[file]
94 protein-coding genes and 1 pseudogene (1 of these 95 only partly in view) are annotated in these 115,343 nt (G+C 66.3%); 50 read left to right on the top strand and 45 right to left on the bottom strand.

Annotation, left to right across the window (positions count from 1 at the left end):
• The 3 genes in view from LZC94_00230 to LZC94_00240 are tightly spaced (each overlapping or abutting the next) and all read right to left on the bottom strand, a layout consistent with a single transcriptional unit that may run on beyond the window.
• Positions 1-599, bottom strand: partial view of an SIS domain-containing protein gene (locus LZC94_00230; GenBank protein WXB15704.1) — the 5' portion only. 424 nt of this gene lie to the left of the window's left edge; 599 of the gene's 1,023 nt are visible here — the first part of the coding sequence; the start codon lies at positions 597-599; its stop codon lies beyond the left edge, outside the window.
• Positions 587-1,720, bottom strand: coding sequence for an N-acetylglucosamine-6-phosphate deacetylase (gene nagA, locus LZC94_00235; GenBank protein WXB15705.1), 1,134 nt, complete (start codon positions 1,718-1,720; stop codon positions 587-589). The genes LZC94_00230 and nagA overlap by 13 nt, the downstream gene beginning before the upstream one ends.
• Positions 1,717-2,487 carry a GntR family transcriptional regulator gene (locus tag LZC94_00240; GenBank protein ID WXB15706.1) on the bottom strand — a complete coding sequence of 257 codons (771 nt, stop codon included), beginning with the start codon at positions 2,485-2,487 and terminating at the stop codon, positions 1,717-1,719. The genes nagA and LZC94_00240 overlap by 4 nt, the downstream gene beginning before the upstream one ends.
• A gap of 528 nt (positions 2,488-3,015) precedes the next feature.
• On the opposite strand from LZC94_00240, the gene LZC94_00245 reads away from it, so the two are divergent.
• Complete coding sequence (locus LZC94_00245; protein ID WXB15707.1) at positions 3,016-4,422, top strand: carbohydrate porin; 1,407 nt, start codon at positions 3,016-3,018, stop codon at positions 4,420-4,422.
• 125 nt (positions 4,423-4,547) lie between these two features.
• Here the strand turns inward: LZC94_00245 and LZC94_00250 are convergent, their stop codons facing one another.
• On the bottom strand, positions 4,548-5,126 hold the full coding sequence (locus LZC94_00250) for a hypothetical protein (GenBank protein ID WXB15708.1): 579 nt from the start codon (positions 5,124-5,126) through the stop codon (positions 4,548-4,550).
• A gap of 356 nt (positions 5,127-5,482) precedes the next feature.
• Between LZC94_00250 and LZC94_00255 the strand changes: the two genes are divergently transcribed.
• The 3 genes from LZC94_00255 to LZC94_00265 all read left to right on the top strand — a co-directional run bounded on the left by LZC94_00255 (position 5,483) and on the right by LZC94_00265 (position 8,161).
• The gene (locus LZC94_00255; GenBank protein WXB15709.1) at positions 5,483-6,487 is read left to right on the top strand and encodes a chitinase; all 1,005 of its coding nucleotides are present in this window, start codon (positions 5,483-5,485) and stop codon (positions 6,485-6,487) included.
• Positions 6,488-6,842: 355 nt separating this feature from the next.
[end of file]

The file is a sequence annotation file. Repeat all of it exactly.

94 protein-coding genes and 1 pseudogene (1 of these 95 only partly in view) are annotated in these 115,343 nt (G+C 66.3%); 50 read left to right on the top strand and 45 right to left on the bottom strand.

Annotation, left to right across the window (positions count from 1 at the left end):
• The 3 genes in view from LZC94_00230 to LZC94_00240 are tightly spaced (each overlapping or abutting the next) and all read right to left on the bottom strand, a layout consistent with a single transcriptional unit that may run on beyond the window.
• Positions 1-599, bottom strand: partial view of an SIS domain-containing protein gene (locus LZC94_00230; GenBank protein WXB15704.1) — the 5' portion only. 424 nt of this gene lie to the left of the window's left edge; 599 of the gene's 1,023 nt are visible here — the first part of the coding sequence; the start codon lies at positions 597-599; its stop codon lies beyond the left edge, outside the window.
• Positions 587-1,720, bottom strand: coding sequence for an N-acetylglucosamine-6-phosphate deacetylase (gene nagA, locus LZC94_00235; GenBank protein WXB15705.1), 1,134 nt, complete (start codon positions 1,718-1,720; stop codon positions 587-589). The genes LZC94_00230 and nagA overlap by 13 nt, the downstream gene beginning before the upstream one ends.
• Positions 1,717-2,487 carry a GntR family transcriptional regulator gene (locus tag LZC94_00240; GenBank protein ID WXB15706.1) on the bottom strand — a complete coding sequence of 257 codons (771 nt, stop codon included), beginning with the start codon at positions 2,485-2,487 and terminating at the stop codon, positions 1,717-1,719. The genes nagA and LZC94_00240 overlap by 4 nt, the downstream gene beginning before the upstream one ends.
• A gap of 528 nt (positions 2,488-3,015) precedes the next feature.
• On the opposite strand from LZC94_00240, the gene LZC94_00245 reads away from it, so the two are divergent.
• Complete coding sequence (locus LZC94_00245; protein ID WXB15707.1) at positions 3,016-4,422, top strand: carbohydrate porin; 1,407 nt, start codon at positions 3,016-3,018, stop codon at positions 4,420-4,422.
• 125 nt (positions 4,423-4,547) lie between these two features.
• Here the strand turns inward: LZC94_00245 and LZC94_00250 are convergent, their stop codons facing one another.
• On the bottom strand, positions 4,548-5,126 hold the full coding sequence (locus LZC94_00250) for a hypothetical protein (GenBank protein ID WXB15708.1): 579 nt from the start codon (positions 5,124-5,126) through the stop codon (positions 4,548-4,550).
• A gap of 356 nt (positions 5,127-5,482) precedes the next feature.
• Between LZC94_00250 and LZC94_00255 the strand changes: the two genes are divergently transcribed.
• The 3 genes from LZC94_00255 to LZC94_00265 all read left to right on the top strand — a co-directional run bounded on the left by LZC94_00255 (position 5,483) and on the right by LZC94_00265 (position 8,161).
• The gene (locus LZC94_00255; GenBank protein WXB15709.1) at positions 5,483-6,487 is read left to right on the top strand and encodes a chitinase; all 1,005 of its coding nucleotides are present in this window, start codon (positions 5,483-5,485) and stop codon (positions 6,485-6,487) included.
• Positions 6,488-6,842: 355 nt separating this feature from the next.